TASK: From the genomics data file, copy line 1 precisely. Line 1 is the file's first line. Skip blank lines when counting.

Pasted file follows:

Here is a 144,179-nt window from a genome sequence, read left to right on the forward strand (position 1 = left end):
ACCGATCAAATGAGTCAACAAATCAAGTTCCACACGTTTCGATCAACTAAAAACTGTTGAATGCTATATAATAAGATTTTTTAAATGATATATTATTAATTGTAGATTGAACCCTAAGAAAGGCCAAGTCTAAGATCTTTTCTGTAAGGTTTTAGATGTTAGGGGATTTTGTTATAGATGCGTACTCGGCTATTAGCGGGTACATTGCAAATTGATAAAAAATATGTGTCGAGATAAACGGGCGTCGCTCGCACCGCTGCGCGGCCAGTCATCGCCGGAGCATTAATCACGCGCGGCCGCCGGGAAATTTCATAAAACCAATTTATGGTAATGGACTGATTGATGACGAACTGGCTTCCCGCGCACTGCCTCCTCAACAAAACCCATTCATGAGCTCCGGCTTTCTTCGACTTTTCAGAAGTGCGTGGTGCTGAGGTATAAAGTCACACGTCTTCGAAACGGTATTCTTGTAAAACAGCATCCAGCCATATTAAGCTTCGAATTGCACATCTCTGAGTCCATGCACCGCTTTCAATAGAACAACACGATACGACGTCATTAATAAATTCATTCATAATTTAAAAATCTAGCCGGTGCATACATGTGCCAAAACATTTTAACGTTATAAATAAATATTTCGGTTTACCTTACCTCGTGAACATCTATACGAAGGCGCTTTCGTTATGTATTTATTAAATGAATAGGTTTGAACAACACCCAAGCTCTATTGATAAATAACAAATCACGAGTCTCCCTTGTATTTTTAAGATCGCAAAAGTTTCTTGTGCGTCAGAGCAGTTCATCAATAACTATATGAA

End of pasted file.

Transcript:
Here is a 144,179-nt window from a genome sequence, read left to right on the forward strand (position 1 = left end):